Pain pump

Pain pump

Electrolysis hair removal can be a quite painful procedure. Everyone has their own tolerance to pain. Descriptions of the discomfort vary from “no worse than a mosquito bite,” to “like having a rubber band snapped against my bare skin hard.” Electrolysis can give a stinging and pricking sensation, and each hair has to go through it. The degree of also relative to the area of treatment. Certain spots, such as the upper lip, are known to be more sensitive than spots like the brows. In our clinic we work with a patient controlled pain pump (PCA, patient controlled analgesia) which reduces the pain to zero. We are unique in the world to offer this pump for electrolysis.

How does the pain pump work?

  • The computerised pump called the patient-controlled analgesia pump contains a strong pain killer that is also used in general anesthesia (remifentanyl) and is connected directly to the patient with an intravenous (IV) catheter line. To insert a venous catheter, a needle is inserted into a vein, most often near the wrist. A thin plastic tube called a catheter is then pushed over the needle. The needle is removed, and the tube remains.
  • The pump is set to deliver a small, constant flow of pain medication. Additional doses of medication can be self-administered as needed by having the patient press a button. PCA pumps have built-in safety features.
  • The total amount of pain medication that the patient can self administer is within a safe limit.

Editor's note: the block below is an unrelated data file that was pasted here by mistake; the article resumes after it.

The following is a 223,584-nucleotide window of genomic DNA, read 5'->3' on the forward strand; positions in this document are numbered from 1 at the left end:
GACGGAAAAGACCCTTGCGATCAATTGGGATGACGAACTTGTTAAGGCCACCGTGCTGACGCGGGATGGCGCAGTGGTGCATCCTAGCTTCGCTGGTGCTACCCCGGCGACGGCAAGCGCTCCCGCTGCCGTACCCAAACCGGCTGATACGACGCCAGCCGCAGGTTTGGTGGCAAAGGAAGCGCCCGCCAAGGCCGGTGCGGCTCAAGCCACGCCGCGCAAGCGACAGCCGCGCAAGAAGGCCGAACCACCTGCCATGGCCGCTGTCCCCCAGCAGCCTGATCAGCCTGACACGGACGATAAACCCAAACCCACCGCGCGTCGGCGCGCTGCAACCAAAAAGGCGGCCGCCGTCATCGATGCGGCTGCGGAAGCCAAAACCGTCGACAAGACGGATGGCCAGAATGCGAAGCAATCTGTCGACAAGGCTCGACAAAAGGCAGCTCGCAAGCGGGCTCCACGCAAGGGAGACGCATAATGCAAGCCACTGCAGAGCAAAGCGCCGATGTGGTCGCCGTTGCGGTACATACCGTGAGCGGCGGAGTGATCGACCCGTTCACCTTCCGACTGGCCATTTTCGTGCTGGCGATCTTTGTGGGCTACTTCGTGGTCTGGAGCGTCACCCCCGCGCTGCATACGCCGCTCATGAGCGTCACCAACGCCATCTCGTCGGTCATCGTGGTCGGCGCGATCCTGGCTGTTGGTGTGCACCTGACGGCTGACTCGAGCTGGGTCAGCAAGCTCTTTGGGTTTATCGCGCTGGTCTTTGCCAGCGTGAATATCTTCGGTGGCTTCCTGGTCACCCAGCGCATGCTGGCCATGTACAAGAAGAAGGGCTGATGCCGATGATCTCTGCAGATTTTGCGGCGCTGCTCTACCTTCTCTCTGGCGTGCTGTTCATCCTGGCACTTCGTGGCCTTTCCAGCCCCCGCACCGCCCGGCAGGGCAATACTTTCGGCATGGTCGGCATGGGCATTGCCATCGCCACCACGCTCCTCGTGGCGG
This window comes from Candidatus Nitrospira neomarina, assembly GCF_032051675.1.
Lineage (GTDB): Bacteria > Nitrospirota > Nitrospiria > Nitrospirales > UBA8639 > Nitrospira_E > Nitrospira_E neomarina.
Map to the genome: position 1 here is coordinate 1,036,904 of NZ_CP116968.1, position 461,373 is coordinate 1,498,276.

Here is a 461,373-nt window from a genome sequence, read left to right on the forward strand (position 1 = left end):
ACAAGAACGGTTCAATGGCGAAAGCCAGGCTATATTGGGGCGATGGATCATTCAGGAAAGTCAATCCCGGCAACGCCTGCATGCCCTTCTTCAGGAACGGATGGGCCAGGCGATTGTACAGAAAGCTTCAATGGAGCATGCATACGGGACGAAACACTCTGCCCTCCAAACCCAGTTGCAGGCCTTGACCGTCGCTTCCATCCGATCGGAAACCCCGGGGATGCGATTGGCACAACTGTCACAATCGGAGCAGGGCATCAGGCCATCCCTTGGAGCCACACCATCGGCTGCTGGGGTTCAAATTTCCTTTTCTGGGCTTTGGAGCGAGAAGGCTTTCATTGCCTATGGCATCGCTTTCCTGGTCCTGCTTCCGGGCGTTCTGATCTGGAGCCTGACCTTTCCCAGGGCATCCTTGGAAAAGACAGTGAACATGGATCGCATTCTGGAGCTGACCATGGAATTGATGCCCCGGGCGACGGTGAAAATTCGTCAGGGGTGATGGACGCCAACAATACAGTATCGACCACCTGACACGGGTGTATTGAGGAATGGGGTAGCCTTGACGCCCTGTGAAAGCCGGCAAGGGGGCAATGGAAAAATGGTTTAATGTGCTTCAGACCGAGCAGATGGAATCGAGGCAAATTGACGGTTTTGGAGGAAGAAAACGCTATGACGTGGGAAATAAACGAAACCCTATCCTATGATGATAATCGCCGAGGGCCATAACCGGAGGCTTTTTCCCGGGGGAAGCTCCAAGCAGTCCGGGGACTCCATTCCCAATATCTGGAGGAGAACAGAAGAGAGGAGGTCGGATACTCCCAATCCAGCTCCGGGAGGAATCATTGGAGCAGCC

• The patient will be monitored using a pulse oximeter that indirectly measures the oxygen saturation of the patient’s blood. In case the patient doesn’t breath deep enough a simple encouragement by the electrologist to concentrate on breathing will be enough to make the patient breathe well again. Therefore this method of pain management is known to be very safe and is widely used e.g. during delivery.
  • Compared to standard electrolysis, as client comfort is greatly enhanced this leads to faster electrolysis as there are fewer recovery pauses needed. Total treatment time is therefore shorter, thus maximising effectiveness.

What pain medication is used inside the pump?

The pump contains a strong pain killer that is also used in general anesthesia (remifentanyl). It works directly on the pain receptors in the spinal cord and the brain.

Caution: people that have a history of drug addiction may feel a reactivation of their desire. If you think you can not handle this, please consider using only local anesthesia.

 

Disadvantages of the painpump

  • The pain medication works through the opiod receptors in the body. Unfortunately there are also opioid receptors in your intestinal system. This causes the most important side effect of the pain pump: nausea.
  • We give you medication against nausea together with the pain medication.
  • Make sure you have a good breakfast in the morning. The pain pump on an empty stomach is not a good idea.
    Drawing opiod receptor

 

Practical

  • The time spend to prepare the pump does not have to be paid. We do ask our patients to come half an hour before the booked starting time so the nurse has the time to prepare the pump.
  • With the pain pump most people can tolerate electrolysis sessions of up to 8 hours a day. For some people the pain pump is not sufficient. In this case you can ask us to administer some local anesthesia. Apart from the injections, no pain is felt anymore after local anesthesia.
  • Make sure you have a good breakfast in the morning. The pain pump on an empty stomach is not a good idea.

Short video explaning the painpump

FAQ

You still have another question? Feel free to ask! We will answer your question and if generally applicable add it to the FAQ of this page.








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